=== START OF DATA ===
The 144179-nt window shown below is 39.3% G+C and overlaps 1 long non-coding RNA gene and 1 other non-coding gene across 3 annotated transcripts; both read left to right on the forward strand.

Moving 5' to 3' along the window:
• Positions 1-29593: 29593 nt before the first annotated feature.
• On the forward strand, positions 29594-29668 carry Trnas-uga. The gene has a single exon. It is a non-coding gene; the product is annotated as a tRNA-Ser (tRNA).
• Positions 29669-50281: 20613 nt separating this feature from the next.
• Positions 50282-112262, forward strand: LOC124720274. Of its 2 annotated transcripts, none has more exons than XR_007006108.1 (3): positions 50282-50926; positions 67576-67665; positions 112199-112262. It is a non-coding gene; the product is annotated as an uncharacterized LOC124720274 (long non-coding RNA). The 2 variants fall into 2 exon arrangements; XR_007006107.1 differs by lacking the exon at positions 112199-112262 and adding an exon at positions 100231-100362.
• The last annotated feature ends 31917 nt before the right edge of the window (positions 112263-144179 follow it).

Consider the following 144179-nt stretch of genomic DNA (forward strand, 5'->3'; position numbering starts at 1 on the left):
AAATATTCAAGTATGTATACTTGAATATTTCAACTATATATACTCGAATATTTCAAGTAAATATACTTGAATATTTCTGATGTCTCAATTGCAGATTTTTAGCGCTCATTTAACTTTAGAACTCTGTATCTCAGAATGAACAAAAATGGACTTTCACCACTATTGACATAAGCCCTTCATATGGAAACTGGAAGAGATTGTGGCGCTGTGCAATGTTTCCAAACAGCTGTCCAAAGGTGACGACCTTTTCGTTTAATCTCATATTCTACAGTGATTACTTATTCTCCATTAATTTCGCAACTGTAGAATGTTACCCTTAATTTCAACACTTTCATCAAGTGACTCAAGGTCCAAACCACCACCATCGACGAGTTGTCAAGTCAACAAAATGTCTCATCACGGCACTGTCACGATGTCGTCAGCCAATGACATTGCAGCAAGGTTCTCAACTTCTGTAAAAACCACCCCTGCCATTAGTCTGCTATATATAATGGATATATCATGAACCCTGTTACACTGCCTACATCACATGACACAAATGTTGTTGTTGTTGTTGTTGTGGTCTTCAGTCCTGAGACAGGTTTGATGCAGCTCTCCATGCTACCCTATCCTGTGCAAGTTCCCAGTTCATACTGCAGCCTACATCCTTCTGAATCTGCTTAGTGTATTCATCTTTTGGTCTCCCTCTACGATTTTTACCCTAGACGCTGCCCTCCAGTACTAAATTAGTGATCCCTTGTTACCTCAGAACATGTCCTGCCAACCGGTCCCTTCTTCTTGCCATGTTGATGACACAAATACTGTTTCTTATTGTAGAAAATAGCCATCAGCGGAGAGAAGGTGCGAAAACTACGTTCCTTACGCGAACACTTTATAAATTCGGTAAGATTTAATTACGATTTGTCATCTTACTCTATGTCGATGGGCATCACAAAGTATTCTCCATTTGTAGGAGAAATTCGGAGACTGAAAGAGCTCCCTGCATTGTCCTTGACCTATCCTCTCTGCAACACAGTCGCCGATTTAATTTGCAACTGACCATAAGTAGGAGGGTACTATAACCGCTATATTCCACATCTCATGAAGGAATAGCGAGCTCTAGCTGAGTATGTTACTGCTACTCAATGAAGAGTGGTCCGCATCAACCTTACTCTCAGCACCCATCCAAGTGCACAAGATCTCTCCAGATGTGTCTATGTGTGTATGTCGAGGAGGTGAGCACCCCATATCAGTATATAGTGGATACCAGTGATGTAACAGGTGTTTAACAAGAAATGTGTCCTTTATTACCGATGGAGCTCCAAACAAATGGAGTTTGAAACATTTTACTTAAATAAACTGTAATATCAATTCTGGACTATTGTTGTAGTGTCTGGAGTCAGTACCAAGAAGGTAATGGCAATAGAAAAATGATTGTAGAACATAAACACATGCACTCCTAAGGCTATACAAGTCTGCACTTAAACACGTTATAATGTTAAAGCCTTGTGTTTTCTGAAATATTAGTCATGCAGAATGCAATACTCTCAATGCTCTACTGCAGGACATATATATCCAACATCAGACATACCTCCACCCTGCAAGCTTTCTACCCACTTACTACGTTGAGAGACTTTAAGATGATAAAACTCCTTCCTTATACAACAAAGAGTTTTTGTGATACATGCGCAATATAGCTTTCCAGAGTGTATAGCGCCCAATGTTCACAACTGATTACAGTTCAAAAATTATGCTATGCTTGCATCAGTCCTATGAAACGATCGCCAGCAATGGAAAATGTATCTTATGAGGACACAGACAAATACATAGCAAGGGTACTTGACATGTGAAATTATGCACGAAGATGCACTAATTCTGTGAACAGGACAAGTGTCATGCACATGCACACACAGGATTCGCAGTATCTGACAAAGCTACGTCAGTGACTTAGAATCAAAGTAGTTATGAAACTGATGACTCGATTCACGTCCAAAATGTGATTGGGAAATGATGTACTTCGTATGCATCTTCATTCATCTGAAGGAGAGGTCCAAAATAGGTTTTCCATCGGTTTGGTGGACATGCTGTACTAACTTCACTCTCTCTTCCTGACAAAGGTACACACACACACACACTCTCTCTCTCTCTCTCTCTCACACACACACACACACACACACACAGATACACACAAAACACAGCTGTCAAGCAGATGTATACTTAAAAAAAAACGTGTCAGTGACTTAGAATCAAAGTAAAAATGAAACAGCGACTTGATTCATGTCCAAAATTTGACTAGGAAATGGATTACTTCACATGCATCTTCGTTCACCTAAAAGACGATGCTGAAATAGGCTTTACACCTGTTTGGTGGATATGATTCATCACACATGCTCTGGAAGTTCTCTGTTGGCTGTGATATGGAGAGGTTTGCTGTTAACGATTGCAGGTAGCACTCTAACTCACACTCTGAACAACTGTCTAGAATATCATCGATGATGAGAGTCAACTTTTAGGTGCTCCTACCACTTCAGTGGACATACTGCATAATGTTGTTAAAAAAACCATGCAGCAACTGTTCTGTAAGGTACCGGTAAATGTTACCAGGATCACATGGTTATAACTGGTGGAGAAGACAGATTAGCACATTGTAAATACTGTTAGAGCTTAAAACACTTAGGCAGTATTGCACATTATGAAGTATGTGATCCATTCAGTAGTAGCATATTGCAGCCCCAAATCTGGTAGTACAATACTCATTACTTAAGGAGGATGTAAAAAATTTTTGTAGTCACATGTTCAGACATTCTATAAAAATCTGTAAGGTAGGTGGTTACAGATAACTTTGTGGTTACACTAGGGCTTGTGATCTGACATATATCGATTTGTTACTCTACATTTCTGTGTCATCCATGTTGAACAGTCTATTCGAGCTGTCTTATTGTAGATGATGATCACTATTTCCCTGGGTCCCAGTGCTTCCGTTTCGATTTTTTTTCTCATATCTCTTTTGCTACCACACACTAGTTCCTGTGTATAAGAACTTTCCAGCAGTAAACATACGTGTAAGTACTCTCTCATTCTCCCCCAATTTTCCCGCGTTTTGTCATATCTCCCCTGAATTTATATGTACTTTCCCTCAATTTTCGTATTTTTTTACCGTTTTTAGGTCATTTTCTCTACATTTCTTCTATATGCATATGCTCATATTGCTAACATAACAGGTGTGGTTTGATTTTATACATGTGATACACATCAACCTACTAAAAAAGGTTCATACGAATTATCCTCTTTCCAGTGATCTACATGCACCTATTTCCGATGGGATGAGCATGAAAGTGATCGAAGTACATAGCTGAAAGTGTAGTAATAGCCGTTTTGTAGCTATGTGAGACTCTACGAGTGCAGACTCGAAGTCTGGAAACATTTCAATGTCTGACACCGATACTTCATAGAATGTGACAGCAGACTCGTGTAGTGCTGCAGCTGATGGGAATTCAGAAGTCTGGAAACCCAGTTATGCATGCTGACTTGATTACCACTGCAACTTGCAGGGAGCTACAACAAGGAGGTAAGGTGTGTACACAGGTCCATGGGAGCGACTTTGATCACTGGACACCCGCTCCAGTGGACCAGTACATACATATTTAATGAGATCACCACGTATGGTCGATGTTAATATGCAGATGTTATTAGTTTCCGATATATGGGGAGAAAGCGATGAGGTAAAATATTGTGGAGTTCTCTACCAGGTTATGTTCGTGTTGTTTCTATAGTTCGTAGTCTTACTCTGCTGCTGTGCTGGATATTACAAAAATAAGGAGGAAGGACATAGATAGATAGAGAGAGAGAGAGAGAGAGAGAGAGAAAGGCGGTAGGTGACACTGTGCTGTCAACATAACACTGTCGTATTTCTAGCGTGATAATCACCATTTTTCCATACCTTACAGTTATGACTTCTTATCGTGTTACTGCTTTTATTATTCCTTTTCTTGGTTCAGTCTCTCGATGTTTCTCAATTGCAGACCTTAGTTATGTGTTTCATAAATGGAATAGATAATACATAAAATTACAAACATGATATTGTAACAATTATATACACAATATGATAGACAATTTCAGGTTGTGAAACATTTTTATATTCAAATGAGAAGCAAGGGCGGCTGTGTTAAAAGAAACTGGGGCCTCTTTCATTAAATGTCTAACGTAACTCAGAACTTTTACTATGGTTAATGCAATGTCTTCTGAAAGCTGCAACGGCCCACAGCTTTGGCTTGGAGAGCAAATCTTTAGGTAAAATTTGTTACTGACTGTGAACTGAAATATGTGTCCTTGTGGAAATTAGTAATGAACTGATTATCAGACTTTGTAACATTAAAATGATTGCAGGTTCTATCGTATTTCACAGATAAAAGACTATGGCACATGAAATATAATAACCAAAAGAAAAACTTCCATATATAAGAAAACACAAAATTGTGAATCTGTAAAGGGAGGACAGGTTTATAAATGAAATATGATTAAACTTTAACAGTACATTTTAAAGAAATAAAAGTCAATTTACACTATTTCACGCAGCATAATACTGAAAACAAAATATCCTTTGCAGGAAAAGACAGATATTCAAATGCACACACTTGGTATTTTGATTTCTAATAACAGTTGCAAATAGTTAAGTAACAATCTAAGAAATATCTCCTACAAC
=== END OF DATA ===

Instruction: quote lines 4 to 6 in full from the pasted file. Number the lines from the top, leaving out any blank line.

• On the forward strand, positions 29594-29668 carry Trnas-uga. The gene has a single exon. It is a non-coding gene; the product is annotated as a tRNA-Ser (tRNA).
• Positions 29669-50281: 20613 nt separating this feature from the next.
• Positions 50282-112262, forward strand: LOC124720274. Of its 2 annotated transcripts, none has more exons than XR_007006108.1 (3): positions 50282-50926; positions 67576-67665; positions 112199-112262. It is a non-coding gene; the product is annotated as an uncharacterized LOC124720274 (long non-coding RNA). The 2 variants fall into 2 exon arrangements; XR_007006107.1 differs by lacking the exon at positions 112199-112262 and adding an exon at positions 100231-100362.